• "but MOS says" ... MOS is the mininum (at FAC), FAC is supposed to produce "our best writing". I'm trying to keep this short so I'll just say: listen to Tony (if he's doing the review), and not just because you're trying to get the article through FAC. If there's some general copyediting question where you disagree with the reviewers at FAC and don't want to change what you've got, let me know and I'll try to help. I'll keep looking at what happens at FAC, but usually silently, so that I can do a better job with the next article I copyedit.
  • "but the source said": many of you could be successful writers if that's what you want to do (and some of you are). Every day in publishers' offices, it's the same thing over and over: the writer says "This is the way it happened, this is what the sources say, this is how experts describe it", and the "editor" says "Yeah, but that's not what our readers want to see, that's not how we do things". I haven't gotten much resistance to my copyediting recommendations, but that's partly because I'm not pushing too hard, because copyediting involves building working relationships with writers where we understand and trust each other over time. FAC reviewers aren't looking for a warm, fuzzy feeling, they're generally interested in trying to follow FAC standards the best they can, and in that respect, they're much like the publishing industry. You don't have to agree with FAC reviewers or learn AP Stylebook front to back, but if you don't study FAC standards or the standards of the publishing industry, then please give some credit to the folks who do, especially if we can find some evidence to back up what we're saying.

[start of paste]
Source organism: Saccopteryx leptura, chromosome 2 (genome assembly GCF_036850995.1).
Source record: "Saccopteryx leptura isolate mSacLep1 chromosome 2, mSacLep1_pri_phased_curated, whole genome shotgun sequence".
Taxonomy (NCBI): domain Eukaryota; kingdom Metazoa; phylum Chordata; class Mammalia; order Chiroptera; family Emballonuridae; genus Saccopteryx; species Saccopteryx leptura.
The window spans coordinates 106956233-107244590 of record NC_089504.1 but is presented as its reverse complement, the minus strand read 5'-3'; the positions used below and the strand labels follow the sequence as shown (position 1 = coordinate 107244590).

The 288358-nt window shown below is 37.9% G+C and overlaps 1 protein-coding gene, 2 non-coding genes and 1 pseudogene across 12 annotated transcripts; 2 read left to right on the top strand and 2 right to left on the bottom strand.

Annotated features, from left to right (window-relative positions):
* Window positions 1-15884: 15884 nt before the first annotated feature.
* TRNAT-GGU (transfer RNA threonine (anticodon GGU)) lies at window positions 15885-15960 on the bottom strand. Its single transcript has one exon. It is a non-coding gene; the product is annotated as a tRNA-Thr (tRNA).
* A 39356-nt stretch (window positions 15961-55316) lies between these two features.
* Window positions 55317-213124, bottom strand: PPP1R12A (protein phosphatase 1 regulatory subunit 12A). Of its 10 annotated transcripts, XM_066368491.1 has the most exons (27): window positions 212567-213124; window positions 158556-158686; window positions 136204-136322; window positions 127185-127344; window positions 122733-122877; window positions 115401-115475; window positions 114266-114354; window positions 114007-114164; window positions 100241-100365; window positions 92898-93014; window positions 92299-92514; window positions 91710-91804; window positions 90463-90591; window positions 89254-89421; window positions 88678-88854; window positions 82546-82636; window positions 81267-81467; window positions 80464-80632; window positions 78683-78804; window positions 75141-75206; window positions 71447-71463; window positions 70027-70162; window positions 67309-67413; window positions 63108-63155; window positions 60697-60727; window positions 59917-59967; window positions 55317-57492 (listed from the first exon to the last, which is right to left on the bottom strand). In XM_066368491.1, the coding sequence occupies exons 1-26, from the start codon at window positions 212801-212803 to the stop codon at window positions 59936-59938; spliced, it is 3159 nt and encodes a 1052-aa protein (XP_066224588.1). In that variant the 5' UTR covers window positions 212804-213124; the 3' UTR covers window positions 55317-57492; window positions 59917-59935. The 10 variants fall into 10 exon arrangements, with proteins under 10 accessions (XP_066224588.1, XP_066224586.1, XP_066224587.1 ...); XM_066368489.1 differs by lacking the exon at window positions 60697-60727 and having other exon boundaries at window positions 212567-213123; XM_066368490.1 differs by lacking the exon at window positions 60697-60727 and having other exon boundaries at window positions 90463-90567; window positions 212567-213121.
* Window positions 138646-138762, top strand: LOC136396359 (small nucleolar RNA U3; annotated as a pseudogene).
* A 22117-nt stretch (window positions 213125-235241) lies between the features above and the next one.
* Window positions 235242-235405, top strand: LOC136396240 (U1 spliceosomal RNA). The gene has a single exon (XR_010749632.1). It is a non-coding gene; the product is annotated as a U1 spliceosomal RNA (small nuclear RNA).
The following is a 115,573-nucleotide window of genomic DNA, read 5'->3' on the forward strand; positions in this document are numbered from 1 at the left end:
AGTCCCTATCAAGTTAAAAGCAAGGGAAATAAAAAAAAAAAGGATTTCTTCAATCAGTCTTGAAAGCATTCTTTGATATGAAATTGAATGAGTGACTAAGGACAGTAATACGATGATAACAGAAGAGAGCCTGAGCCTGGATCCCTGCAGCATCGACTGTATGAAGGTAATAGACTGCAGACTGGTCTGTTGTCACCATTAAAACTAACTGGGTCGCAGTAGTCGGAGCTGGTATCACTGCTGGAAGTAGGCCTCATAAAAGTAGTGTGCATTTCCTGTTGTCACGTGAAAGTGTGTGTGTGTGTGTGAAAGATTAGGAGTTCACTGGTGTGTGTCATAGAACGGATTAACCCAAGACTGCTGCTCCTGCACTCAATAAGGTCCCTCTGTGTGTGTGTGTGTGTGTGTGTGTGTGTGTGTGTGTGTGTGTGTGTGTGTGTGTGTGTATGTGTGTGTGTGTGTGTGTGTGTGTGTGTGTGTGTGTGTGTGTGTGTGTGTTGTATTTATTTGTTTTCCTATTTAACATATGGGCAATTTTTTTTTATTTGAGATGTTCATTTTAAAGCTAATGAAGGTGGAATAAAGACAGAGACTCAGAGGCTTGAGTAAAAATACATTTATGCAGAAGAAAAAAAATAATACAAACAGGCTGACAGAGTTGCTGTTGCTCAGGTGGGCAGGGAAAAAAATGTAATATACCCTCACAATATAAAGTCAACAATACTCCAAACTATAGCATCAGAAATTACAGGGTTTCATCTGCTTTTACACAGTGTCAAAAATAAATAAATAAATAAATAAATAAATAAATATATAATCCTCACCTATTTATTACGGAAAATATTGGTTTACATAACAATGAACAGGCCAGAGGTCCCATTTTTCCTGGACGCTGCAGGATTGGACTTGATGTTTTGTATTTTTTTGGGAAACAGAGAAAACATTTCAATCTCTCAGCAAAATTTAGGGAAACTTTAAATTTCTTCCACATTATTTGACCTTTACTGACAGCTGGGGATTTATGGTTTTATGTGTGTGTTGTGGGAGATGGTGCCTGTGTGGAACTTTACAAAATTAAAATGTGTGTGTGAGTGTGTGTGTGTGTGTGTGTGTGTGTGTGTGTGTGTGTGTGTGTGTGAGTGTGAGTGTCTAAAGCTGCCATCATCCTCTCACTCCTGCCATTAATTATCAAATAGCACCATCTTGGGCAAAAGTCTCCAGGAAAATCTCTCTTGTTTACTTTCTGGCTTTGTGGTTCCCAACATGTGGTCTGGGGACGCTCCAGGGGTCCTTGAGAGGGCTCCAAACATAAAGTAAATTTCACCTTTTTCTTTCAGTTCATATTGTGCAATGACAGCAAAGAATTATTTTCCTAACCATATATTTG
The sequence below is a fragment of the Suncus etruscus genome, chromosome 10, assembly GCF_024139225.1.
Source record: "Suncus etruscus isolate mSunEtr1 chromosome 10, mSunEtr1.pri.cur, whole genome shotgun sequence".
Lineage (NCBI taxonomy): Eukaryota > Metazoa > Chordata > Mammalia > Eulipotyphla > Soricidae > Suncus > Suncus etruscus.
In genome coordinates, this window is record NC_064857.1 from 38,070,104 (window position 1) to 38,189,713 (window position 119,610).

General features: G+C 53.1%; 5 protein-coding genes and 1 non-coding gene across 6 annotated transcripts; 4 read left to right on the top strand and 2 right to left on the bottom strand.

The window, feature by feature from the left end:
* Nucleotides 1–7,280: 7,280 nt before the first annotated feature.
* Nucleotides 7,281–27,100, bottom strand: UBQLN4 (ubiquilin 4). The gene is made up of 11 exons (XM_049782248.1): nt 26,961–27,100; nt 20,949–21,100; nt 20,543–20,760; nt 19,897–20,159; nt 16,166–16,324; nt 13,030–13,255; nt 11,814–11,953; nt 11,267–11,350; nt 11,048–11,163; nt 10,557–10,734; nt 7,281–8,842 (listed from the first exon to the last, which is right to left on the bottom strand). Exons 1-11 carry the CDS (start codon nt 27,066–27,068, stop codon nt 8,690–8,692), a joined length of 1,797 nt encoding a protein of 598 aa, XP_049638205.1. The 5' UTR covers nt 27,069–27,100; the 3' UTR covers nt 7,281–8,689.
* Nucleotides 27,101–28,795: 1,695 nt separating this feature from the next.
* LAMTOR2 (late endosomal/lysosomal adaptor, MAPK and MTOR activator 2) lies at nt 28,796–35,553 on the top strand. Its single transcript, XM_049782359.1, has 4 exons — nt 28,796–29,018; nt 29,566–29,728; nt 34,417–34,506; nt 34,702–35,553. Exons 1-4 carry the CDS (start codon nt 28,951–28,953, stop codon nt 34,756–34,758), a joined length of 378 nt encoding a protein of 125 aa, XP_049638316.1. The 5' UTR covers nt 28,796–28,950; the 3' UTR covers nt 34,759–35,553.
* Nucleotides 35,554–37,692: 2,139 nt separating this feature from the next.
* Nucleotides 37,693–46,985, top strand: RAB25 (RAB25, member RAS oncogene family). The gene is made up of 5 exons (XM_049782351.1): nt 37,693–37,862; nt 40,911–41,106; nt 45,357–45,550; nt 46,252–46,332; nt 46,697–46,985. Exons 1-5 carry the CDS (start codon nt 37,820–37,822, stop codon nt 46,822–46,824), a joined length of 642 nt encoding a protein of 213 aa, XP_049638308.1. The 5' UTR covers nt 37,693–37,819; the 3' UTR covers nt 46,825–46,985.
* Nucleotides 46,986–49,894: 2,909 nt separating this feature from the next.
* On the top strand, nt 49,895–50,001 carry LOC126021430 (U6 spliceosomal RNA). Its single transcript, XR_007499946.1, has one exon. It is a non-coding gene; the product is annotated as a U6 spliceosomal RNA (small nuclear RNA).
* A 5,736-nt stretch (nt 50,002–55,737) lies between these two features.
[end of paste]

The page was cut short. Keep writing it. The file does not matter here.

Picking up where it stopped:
• "but we've always done it that way": I'll put more effort into studying previous FAC reviews. Just like hurricanes are so hard to predict because they're so big they make their own weather, MILHIST and SHIPS are big enough to have a big impact on standards at FAC ... but only over time. For any one review, you're more likely to pass FAC if your default position is that you want to understand and follow FAC conventions. - Dank (push to talk) 15:31, 19 May 2010 (UTC)
P.S. Sturm says: "Personally I don't mind grammatical corrections, etc. too much, although I often don't see the point. But I do mind bending to reviewer's perceptions of what is correct/best regarding facts." Right, I'm not saying that in order to pass FAC, you need to defer to anyone who wanders in with an opinion about what you should call something. - Dank (push to talk) 01:46, 20 May 2010 (UTC)
P.P.S. Substituted "FAC copyeditors" for "reviewers" - Dank (push to talk) 14:41, 20 May 2010 (UTC)
Seems like you have some disagreement with the FAC process?.. at least this is the only thing I can really understand here. --Brad (talk) 01:09, 21 May 2010 (UTC)

Dank, your post is a little unclear as to what you want to address/change. Could you add some clarification? —Ed (talkmajestic titan) 07:05, 21 May 2010 (UTC)

To some degree I think that he's talking to me regarding some of my replies where I've cited previous FAs where the particular issue raised by the reviewer doesn't seem to have been mentioned rather than addressing the issue on its merits. In other words don't wave red flags in front of the reviewers.--Sturmvogel 66 (talk) 07:41, 21 May 2010 (UTC)